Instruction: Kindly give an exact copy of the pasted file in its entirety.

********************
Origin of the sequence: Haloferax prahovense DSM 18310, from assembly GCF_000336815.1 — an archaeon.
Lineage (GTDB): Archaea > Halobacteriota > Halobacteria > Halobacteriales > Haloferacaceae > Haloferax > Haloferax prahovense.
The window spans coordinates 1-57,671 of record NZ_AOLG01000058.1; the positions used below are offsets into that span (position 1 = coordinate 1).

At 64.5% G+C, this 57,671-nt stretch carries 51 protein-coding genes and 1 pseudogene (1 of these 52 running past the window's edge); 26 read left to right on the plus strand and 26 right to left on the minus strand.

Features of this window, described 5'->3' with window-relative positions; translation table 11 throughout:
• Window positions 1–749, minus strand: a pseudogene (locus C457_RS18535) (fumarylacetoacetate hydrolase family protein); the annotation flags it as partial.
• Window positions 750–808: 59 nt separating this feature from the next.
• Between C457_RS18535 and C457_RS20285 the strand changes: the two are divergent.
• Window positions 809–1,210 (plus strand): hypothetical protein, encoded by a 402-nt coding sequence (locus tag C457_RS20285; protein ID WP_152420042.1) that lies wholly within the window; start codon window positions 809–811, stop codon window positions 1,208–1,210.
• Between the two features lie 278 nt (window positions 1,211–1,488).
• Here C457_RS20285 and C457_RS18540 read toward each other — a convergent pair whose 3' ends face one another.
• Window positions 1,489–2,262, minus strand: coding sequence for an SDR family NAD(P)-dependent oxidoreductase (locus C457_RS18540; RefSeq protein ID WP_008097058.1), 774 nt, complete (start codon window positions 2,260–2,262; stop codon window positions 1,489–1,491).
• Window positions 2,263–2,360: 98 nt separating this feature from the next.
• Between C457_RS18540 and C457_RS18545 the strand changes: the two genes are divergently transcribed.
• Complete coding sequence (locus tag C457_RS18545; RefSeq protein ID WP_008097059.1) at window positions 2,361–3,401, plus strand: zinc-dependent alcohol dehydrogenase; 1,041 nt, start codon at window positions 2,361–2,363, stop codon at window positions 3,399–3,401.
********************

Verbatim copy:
Origin of the sequence: Haloferax prahovense DSM 18310, from assembly GCF_000336815.1 — an archaeon.
Lineage (GTDB): Archaea > Halobacteriota > Halobacteria > Halobacteriales > Haloferacaceae > Haloferax > Haloferax prahovense.
The window spans coordinates 1-57,671 of record NZ_AOLG01000058.1; the positions used below are offsets into that span (position 1 = coordinate 1).

At 64.5% G+C, this 57,671-nt stretch carries 51 protein-coding genes and 1 pseudogene (1 of these 52 running past the window's edge); 26 read left to right on the plus strand and 26 right to left on the minus strand.

Features of this window, described 5'->3' with window-relative positions; translation table 11 throughout:
• Window positions 1–749, minus strand: a pseudogene (locus C457_RS18535) (fumarylacetoacetate hydrolase family protein); the annotation flags it as partial.
• Window positions 750–808: 59 nt separating this feature from the next.
• Between C457_RS18535 and C457_RS20285 the strand changes: the two are divergent.
• Window positions 809–1,210 (plus strand): hypothetical protein, encoded by a 402-nt coding sequence (locus tag C457_RS20285; protein ID WP_152420042.1) that lies wholly within the window; start codon window positions 809–811, stop codon window positions 1,208–1,210.
• Between the two features lie 278 nt (window positions 1,211–1,488).
• Here C457_RS20285 and C457_RS18540 read toward each other — a convergent pair whose 3' ends face one another.
• Window positions 1,489–2,262, minus strand: coding sequence for an SDR family NAD(P)-dependent oxidoreductase (locus C457_RS18540; RefSeq protein ID WP_008097058.1), 774 nt, complete (start codon window positions 2,260–2,262; stop codon window positions 1,489–1,491).
• Window positions 2,263–2,360: 98 nt separating this feature from the next.
• Between C457_RS18540 and C457_RS18545 the strand changes: the two genes are divergently transcribed.
• Complete coding sequence (locus tag C457_RS18545; RefSeq protein ID WP_008097059.1) at window positions 2,361–3,401, plus strand: zinc-dependent alcohol dehydrogenase; 1,041 nt, start codon at window positions 2,361–2,363, stop codon at window positions 3,399–3,401.